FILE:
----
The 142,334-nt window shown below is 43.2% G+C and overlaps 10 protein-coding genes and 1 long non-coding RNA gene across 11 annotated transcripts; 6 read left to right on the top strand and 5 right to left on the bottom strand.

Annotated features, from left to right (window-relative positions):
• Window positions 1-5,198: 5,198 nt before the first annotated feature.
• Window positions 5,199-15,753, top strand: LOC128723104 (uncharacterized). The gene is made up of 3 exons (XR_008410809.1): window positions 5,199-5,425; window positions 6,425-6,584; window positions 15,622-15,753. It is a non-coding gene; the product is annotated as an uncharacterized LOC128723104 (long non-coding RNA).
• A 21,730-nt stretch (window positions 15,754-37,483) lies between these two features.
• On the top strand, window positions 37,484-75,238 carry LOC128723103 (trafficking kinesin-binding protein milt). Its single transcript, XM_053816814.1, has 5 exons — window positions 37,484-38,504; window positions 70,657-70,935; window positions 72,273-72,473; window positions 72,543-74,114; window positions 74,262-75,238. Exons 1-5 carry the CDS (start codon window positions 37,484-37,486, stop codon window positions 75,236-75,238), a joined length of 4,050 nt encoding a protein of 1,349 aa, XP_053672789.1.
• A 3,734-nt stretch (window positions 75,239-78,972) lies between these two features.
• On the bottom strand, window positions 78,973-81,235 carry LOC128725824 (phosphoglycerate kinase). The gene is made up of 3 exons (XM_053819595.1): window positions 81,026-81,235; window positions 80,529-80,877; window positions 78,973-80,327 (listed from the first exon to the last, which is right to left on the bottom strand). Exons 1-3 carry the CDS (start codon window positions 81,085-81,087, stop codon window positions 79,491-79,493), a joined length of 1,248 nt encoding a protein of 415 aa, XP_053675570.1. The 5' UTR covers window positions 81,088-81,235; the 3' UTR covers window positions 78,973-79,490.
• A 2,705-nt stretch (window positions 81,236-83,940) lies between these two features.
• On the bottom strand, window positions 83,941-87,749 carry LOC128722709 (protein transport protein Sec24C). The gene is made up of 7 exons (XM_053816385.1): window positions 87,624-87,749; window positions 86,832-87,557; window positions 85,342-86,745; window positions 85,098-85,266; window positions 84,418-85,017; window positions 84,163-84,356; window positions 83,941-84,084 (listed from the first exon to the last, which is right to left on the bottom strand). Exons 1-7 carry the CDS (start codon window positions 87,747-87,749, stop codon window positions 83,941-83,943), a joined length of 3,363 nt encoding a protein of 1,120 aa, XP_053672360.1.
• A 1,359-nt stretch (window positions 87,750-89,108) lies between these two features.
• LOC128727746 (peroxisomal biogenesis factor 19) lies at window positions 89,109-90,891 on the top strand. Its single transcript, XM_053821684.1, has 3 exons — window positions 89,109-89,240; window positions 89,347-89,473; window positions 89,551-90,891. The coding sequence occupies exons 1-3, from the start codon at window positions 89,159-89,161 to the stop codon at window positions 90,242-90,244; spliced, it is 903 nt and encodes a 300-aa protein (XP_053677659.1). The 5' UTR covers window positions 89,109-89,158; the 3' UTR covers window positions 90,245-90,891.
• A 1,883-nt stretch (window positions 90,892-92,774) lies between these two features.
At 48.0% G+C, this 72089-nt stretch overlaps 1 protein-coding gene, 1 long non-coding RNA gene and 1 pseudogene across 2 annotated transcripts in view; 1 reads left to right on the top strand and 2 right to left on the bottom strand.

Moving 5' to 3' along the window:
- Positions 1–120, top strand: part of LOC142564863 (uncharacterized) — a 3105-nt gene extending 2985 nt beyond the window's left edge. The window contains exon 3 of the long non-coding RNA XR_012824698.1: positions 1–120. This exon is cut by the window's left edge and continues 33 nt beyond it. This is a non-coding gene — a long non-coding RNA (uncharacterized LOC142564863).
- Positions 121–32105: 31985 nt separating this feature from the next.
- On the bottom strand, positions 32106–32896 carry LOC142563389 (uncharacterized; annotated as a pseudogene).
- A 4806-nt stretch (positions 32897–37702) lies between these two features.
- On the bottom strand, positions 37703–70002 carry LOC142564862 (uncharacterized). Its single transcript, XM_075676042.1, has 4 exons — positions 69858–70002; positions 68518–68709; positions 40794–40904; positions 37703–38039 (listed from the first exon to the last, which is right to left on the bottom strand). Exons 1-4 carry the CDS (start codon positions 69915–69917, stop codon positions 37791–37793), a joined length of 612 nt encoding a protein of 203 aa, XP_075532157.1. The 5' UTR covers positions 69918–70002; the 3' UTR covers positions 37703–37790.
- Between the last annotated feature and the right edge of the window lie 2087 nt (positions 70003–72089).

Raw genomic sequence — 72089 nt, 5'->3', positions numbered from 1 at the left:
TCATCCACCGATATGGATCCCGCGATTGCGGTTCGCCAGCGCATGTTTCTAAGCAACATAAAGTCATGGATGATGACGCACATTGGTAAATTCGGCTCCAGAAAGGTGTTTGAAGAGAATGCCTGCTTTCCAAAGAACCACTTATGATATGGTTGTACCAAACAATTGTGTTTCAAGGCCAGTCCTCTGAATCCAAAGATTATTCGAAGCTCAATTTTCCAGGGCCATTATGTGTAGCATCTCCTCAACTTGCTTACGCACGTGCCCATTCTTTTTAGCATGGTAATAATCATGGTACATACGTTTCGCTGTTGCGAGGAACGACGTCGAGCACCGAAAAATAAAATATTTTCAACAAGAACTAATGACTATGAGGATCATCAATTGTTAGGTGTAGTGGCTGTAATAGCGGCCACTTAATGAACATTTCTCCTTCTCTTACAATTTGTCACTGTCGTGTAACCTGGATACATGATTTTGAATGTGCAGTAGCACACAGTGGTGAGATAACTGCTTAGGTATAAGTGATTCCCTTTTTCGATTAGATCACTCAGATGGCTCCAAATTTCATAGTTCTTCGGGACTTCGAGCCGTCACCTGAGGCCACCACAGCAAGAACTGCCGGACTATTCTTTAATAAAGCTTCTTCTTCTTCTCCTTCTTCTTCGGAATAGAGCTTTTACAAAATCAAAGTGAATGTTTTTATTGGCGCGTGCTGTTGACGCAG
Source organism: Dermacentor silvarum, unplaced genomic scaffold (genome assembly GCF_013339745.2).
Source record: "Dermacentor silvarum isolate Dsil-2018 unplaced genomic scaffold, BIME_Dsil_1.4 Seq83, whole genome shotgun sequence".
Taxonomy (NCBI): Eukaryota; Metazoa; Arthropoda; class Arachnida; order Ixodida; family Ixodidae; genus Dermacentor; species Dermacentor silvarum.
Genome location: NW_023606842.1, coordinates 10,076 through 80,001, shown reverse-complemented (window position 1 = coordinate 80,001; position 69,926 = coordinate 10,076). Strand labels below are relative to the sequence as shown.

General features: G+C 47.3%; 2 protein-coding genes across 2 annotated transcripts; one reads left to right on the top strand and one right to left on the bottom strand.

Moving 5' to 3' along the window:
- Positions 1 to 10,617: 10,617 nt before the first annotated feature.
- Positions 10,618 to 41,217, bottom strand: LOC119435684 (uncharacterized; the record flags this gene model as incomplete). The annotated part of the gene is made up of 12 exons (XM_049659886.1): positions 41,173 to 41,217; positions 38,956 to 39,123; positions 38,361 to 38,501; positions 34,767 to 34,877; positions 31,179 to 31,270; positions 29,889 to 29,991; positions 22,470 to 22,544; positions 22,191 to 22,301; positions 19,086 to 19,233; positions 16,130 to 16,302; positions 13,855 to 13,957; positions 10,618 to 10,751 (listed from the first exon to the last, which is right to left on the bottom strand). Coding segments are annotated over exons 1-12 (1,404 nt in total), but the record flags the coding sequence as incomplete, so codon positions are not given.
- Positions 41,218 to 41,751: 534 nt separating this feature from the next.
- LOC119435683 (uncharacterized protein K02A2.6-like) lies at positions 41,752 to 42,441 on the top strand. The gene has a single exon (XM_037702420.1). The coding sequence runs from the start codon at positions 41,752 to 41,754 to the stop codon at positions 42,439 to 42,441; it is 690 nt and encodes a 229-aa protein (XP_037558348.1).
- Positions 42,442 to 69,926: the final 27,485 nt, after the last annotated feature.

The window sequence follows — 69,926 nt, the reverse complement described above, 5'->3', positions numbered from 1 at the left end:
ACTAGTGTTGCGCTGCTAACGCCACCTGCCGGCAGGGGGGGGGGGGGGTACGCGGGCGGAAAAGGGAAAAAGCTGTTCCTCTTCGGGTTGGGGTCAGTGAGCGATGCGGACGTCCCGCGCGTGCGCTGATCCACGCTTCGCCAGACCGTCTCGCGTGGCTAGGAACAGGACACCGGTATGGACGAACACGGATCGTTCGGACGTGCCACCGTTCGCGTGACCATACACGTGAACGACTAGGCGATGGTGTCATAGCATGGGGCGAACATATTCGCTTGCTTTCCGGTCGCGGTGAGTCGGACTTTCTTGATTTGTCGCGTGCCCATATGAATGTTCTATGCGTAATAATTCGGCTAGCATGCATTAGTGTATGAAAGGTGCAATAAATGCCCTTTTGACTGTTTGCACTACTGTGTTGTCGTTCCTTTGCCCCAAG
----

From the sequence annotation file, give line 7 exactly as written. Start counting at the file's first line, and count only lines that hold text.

• A 3,734-nt stretch (window positions 75,239-78,972) lies between these two features.